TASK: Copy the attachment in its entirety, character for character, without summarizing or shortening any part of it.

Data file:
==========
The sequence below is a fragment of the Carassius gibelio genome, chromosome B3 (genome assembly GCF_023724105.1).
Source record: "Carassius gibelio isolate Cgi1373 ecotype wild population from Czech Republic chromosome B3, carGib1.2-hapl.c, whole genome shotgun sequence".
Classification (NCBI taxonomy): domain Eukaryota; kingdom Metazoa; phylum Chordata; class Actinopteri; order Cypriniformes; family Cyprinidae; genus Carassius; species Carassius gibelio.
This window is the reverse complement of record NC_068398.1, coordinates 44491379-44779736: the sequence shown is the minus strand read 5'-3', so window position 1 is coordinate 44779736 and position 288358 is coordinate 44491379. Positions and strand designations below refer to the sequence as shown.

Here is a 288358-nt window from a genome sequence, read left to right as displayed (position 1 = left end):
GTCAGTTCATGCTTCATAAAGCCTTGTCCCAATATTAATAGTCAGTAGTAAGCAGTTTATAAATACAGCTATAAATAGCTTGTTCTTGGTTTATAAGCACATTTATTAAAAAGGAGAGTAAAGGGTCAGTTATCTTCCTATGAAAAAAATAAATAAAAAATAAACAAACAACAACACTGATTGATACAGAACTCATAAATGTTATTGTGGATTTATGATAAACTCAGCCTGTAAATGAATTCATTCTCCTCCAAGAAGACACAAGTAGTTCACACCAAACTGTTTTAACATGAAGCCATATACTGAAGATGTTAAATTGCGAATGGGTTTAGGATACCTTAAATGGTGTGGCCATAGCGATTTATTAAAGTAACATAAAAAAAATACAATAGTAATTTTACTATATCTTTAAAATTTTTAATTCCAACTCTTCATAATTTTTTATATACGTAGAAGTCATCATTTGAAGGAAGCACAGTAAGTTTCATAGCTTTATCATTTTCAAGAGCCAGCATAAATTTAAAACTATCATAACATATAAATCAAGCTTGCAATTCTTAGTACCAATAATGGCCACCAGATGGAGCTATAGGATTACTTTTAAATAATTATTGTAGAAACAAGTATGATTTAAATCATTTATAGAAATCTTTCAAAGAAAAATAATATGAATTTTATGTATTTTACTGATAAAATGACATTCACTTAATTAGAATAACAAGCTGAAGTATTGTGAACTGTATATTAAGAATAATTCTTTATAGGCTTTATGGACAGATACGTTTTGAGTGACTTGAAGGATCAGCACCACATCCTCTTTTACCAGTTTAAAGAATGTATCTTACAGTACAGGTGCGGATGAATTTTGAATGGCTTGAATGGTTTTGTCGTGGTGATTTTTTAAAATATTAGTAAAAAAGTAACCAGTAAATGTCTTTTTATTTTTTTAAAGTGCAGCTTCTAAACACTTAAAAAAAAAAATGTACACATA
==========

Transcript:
The sequence below is a fragment of the Carassius gibelio genome, chromosome B3 (genome assembly GCF_023724105.1).
Source record: "Carassius gibelio isolate Cgi1373 ecotype wild population from Czech Republic chromosome B3, carGib1.2-hapl.c, whole genome shotgun sequence".
Classification (NCBI taxonomy): domain Eukaryota; kingdom Metazoa; phylum Chordata; class Actinopteri; order Cypriniformes; family Cyprinidae; genus Carassius; species Carassius gibelio.
This window is the reverse complement of record NC_068398.1, coordinates 44491379-44779736: the sequence shown is the minus strand read 5'-3', so window position 1 is coordinate 44779736 and position 288358 is coordinate 44491379. Positions and strand designations below refer to the sequence as shown.

Here is a 288358-nt window from a genome sequence, read left to right as displayed (position 1 = left end):
GTCAGTTCATGCTTCATAAAGCCTTGTCCCAATATTAATAGTCAGTAGTAAGCAGTTTATAAATACAGCTATAAATAGCTTGTTCTTGGTTTATAAGCACATTTATTAAAAAGGAGAGTAAAGGGTCAGTTATCTTCCTATGAAAAAAATAAATAAAAAATAAACAAACAACAACACTGATTGATACAGAACTCATAAATGTTATTGTGGATTTATGATAAACTCAGCCTGTAAATGAATTCATTCTCCTCCAAGAAGACACAAGTAGTTCACACCAAACTGTTTTAACATGAAGCCATATACTGAAGATGTTAAATTGCGAATGGGTTTAGGATACCTTAAATGGTGTGGCCATAGCGATTTATTAAAGTAACATAAAAAAAATACAATAGTAATTTTACTATATCTTTAAAATTTTTAATTCCAACTCTTCATAATTTTTTATATACGTAGAAGTCATCATTTGAAGGAAGCACAGTAAGTTTCATAGCTTTATCATTTTCAAGAGCCAGCATAAATTTAAAACTATCATAACATATAAATCAAGCTTGCAATTCTTAGTACCAATAATGGCCACCAGATGGAGCTATAGGATTACTTTTAAATAATTATTGTAGAAACAAGTATGATTTAAATCATTTATAGAAATCTTTCAAAGAAAAATAATATGAATTTTATGTATTTTACTGATAAAATGACATTCACTTAATTAGAATAACAAGCTGAAGTATTGTGAACTGTATATTAAGAATAATTCTTTATAGGCTTTATGGACAGATACGTTTTGAGTGACTTGAAGGATCAGCACCACATCCTCTTTTACCAGTTTAAAGAATGTATCTTACAGTACAGGTGCGGATGAATTTTGAATGGCTTGAATGGTTTTGTCGTGGTGATTTTTTAAAATATTAGTAAAAAAGTAACCAGTAAATGTCTTTTTATTTTTTTAAAGTGCAGCTTCTAAACACTTAAAAAAAAAAATGTACACATA